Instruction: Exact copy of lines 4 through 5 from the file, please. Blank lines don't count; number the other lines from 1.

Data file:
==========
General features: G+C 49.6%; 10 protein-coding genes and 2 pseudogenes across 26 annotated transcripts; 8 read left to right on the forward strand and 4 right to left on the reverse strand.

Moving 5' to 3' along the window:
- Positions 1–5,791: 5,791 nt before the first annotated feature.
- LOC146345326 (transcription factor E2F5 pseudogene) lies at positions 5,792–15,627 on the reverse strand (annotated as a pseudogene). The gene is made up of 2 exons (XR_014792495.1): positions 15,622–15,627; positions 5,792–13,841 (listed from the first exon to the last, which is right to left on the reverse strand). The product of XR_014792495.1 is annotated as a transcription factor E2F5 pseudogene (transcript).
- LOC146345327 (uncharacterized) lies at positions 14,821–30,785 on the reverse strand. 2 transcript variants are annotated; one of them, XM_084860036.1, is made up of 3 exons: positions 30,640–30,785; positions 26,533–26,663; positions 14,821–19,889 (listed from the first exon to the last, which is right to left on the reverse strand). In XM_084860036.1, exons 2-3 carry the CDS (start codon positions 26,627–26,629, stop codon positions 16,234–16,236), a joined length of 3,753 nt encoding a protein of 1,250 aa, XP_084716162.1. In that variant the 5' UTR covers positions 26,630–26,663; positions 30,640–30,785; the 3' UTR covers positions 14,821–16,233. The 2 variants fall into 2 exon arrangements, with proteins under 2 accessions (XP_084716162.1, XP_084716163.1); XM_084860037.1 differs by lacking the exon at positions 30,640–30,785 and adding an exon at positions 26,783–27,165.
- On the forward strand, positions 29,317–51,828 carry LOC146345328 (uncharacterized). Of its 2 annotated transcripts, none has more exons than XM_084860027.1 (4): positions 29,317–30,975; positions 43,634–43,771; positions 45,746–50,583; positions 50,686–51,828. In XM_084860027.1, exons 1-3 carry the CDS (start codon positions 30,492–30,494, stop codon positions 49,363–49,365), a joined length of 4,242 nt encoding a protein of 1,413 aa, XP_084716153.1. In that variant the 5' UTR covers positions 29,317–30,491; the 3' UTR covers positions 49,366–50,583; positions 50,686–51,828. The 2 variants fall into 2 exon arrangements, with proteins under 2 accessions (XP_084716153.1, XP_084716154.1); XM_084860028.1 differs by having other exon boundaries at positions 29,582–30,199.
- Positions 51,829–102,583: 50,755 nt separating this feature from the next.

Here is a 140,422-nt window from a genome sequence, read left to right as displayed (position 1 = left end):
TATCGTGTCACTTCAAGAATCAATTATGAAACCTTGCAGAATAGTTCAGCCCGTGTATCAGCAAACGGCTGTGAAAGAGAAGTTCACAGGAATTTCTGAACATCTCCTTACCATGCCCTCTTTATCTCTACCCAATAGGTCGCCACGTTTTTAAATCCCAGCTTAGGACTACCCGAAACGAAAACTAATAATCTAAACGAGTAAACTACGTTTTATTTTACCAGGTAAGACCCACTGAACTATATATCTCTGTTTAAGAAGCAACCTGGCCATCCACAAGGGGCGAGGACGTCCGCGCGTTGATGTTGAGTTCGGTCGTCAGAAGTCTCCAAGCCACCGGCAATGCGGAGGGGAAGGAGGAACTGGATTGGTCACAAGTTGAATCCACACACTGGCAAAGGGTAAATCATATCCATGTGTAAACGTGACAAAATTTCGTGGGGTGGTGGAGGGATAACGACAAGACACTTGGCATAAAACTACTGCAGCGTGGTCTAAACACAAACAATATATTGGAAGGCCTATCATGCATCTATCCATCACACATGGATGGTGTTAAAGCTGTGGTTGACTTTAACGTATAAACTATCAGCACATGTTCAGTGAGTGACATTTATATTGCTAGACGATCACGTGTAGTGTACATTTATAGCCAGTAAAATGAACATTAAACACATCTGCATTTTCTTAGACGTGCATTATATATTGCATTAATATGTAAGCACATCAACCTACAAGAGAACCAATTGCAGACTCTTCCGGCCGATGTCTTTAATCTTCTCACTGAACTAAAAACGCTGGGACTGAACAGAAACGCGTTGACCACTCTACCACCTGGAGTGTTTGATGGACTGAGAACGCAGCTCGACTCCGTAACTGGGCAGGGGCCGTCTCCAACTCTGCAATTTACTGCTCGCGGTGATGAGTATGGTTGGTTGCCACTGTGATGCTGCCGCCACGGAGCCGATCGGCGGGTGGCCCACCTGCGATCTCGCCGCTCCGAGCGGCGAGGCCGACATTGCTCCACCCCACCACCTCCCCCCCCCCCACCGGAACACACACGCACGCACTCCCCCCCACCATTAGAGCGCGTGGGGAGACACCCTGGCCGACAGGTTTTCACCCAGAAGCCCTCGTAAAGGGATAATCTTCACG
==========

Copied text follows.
- LOC146345326 (transcription factor E2F5 pseudogene) lies at positions 5,792–15,627 on the reverse strand (annotated as a pseudogene). The gene is made up of 2 exons (XR_014792495.1): positions 15,622–15,627; positions 5,792–13,841 (listed from the first exon to the last, which is right to left on the reverse strand). The product of XR_014792495.1 is annotated as a transcription factor E2F5 pseudogene (transcript).
- LOC146345327 (uncharacterized) lies at positions 14,821–30,785 on the reverse strand. 2 transcript variants are annotated; one of them, XM_084860036.1, is made up of 3 exons: positions 30,640–30,785; positions 26,533–26,663; positions 14,821–19,889 (listed from the first exon to the last, which is right to left on the reverse strand). In XM_084860036.1, exons 2-3 carry the CDS (start codon positions 26,627–26,629, stop codon positions 16,234–16,236), a joined length of 3,753 nt encoding a protein of 1,250 aa, XP_084716162.1. In that variant the 5' UTR covers positions 26,630–26,663; positions 30,640–30,785; the 3' UTR covers positions 14,821–16,233. The 2 variants fall into 2 exon arrangements, with proteins under 2 accessions (XP_084716162.1, XP_084716163.1); XM_084860037.1 differs by lacking the exon at positions 30,640–30,785 and adding an exon at positions 26,783–27,165.